3. This totally makes sense. As more and more jobs in manufacturing get shipped overseas there are more skilled jobs that you need a college education for. I feel like it is harder and harder for people to get jobs that they can live off of. The manufacturing jobs that people used to have were not easy but you didn't need years of schooling to do or to learn the skill. However, now people need more education and are getting paid less than before. I can see how the switch to this new line of work or economy could be challenging for the people living in it.

    ReplyDelete
  4. I agree that the the trades profession has been getting less attention every year. From what I've seen, there are more people going in to some sort of business major because everyone knows that its a growing field. If people realized the education benefits of the skilled trades, there wouldn't be a high demand for skilled trades. In the coming years schools, hopefully put more emphasis on the such jobs to guide kids to a successful career.

    ReplyDelete
  5. I have always thought this to be an interesting point, escpecially with WCTC so near to us. Until very recently, I think that even Pewaukee High School had perpetuated the ideal of a 4 year university, but the new co op program and other shifts I believe that we are seeing a change towards encouraging the best path for everyone, even if it is not 4 more years of school and lots of debt.

    ReplyDelete
  6. This is pretty interesting point because it is crazy that there are so many trade jobs out there. It seems like a lot of people's plan out of high school is to go to a 4 year school. This makes the labor force for trade job pretty smalls but it does help increase the wages for them. The companies are trying to make the jobs look more appealing and raised the wages.

    ReplyDelete
  7. This is a good point to make especially do to our upcoming graduation and the fact that more and more people are attending a four year college after high school. It is very interesting to see how social teds such as preference of education and work can have such a large affect on the economy of a nation.

    ReplyDelete
  8. It's surprising how much jobs have changed in the last few decades. I agree with you that the majority of society today believes a 4 year education at a university is the best possible path to take for their future. I wonder if changes in technology have also had an impact on this decline in skilled trades. If you think about it, there are a lot of automated systems today and robots are replacing many jobs. Today there are robots to weld things, machine parts and put things together, etc. Back then they didn't have this technology and many things in the industry world had to physically be done by hand. Maybe in the future to come skilled trades will be entirely automated, who knows.

    ReplyDelete
  9. There has been a serious change in job expectations over the past couple of years. I thought it was very interesting that you chose to write about this topic because it is something that is often looked over. Getting a college education today is something that Americans expect if you want to have a good paying job when you are older. But it makes sense because all of the advances in the United States economy are creating more and more skillful jobs that require people to have certain levels of education in order to participate in that occupation. Great article!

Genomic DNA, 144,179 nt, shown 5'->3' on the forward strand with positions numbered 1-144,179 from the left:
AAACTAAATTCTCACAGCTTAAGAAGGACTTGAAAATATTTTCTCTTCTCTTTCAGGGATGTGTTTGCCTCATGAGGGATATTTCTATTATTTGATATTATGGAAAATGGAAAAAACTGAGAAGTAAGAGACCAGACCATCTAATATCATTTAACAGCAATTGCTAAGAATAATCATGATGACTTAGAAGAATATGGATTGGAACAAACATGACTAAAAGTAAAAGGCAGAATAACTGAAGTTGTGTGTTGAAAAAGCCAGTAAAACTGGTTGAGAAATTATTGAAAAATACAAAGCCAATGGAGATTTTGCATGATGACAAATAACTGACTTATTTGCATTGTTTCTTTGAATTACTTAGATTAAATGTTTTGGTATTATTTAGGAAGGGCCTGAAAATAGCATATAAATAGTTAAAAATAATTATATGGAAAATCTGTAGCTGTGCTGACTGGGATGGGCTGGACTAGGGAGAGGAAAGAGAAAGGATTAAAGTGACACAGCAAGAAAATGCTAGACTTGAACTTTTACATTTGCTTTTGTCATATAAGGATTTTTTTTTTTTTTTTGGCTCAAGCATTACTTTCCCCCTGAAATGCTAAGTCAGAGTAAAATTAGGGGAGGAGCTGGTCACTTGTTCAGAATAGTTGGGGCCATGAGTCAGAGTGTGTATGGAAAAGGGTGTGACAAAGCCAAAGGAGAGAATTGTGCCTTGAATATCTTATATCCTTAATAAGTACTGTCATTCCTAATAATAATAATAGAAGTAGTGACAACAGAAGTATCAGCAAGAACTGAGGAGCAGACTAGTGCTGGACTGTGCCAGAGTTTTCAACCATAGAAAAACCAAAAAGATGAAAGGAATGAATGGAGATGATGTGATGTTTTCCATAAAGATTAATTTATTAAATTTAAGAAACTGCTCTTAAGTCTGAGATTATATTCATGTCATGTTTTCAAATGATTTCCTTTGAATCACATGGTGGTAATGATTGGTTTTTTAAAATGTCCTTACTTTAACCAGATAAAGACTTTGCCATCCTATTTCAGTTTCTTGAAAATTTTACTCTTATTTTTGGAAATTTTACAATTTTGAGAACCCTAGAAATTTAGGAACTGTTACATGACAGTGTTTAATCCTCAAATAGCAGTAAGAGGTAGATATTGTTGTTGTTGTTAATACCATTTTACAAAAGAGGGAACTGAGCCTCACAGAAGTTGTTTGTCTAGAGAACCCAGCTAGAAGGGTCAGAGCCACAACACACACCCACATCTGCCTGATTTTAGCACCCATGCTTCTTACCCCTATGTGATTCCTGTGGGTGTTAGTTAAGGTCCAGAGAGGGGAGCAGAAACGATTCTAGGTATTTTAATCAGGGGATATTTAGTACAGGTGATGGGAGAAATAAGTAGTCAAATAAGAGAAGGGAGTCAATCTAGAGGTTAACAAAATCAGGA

ReplyDelete
  10. I found this very interesting. I was debating on going in to a trade because of this very reasoning. The education is cheep, and demand is high. Meaning that my explicit cost of college would vastly decrease. However, I like wearing suits so I will elect to go into a nine to five desk job, and a four year college instead.

    ReplyDelete
  11. I think this is another good example of how the Baby Boomer era is affecting job markets overall, as a previous blog post had mentioned the lack of nurses. It seems that retiring Baby Boomers have left a significant gap in employment, which has led to increased wages and our current low unemployment rate. With the current demand, choosing a skilled trade over college may be the most practical choice for most.

    ReplyDelete
  12. I feel like that as we have gone through school, everyone has been pushing that we have to go to college to be successful, and completely ignore the trades. Sure, there are classes available in the high school where they teach some of the trades, but no one promotes going into trades like college. With this same mentality being forced into teens heads that they have to go to college to be successful, there will be less and less people going into trades out of high school, and could lead to a big economic problem in the future years.

    ReplyDelete
  13. I have always thought this to be an interesting point, especially with WCTC so near to us. Until very recently, I think that even Pewaukee High School had perpetuated the ideal of a 4 year university, but the new co op program and other shifts I believe that we are seeing a change towards encouraging the best path for everyone, even if it is not 4 more years of school and lots of debt.

    ReplyDelete
  14. It's a frightening dynamic to think of the United States as moving away from traditional manufacturing opportunities, but instead, it's moving toward the services industry, which I find very interesting. It's disappointing that a majority of the population accrues significant debt, but America is a land of opportunity, and with such a rich opportunity presenting itself, the free market will eventually stabilize.

    ReplyDelete

Related Posts Plugin for WordPress, Blogger...